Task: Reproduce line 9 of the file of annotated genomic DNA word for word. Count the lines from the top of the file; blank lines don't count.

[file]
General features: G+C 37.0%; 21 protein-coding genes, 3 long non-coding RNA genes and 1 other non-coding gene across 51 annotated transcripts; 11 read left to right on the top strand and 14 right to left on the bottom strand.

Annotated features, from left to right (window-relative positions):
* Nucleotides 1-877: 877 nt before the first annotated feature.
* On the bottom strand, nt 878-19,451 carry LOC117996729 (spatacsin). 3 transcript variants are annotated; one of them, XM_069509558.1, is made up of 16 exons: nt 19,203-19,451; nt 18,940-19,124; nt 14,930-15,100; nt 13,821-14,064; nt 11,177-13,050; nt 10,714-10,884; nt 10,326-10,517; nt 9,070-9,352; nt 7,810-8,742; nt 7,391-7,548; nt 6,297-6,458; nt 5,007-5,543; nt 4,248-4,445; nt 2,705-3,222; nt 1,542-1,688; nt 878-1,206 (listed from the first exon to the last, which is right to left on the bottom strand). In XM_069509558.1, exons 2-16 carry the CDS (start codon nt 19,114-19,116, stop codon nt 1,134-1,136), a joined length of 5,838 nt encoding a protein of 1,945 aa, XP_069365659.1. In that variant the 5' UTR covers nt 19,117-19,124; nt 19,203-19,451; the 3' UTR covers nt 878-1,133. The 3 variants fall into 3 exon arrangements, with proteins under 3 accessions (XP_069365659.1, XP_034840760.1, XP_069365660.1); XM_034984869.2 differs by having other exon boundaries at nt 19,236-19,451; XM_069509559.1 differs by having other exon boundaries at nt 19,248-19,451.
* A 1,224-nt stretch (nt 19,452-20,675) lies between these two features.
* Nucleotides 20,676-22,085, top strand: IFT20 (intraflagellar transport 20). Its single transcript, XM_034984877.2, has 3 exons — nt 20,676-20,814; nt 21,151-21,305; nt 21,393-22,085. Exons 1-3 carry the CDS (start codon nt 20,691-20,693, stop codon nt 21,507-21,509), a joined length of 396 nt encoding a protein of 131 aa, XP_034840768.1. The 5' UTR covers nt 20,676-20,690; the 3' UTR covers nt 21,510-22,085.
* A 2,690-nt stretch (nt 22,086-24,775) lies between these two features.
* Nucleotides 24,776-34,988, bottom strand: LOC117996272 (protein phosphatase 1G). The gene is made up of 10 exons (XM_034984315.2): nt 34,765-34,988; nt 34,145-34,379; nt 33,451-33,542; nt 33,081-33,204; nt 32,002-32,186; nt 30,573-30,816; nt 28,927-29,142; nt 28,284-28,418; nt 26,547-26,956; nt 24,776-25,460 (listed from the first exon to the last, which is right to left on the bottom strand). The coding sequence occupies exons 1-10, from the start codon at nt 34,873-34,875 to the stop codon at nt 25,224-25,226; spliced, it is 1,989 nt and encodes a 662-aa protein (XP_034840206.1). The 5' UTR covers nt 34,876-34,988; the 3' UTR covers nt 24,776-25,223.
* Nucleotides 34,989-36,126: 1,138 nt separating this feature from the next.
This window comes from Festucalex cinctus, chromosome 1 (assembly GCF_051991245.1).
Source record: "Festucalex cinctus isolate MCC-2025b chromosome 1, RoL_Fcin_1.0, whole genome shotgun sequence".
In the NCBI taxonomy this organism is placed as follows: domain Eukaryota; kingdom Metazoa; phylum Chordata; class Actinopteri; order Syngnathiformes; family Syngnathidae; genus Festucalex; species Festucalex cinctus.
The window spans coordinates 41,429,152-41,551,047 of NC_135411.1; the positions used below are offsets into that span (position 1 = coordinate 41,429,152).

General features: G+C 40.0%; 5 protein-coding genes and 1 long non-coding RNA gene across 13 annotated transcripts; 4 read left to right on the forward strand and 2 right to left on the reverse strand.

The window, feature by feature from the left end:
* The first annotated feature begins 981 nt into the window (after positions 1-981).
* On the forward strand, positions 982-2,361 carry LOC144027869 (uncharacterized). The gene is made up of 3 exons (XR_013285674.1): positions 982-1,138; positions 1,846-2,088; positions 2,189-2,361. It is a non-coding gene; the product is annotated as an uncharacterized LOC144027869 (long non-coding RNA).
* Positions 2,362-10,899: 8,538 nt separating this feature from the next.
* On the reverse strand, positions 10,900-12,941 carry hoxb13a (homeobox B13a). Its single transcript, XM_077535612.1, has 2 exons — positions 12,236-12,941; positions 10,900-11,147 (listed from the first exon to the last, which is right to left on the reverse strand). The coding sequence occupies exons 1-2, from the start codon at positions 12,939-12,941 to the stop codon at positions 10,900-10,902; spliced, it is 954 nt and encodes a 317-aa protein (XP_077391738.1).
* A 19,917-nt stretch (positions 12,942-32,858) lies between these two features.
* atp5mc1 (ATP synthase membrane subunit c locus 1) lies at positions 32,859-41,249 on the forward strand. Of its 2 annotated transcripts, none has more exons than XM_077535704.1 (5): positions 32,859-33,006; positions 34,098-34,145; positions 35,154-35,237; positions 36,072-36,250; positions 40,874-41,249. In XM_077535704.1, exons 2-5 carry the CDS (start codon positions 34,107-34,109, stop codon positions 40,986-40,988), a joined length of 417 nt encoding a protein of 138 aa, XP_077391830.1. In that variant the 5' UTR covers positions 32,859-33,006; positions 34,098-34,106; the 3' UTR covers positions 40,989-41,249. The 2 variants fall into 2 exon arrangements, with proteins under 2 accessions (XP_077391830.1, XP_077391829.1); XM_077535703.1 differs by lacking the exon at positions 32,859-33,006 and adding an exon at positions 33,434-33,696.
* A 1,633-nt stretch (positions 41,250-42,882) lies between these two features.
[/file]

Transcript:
* Nucleotides 34,989-36,126: 1,138 nt separating this feature from the next.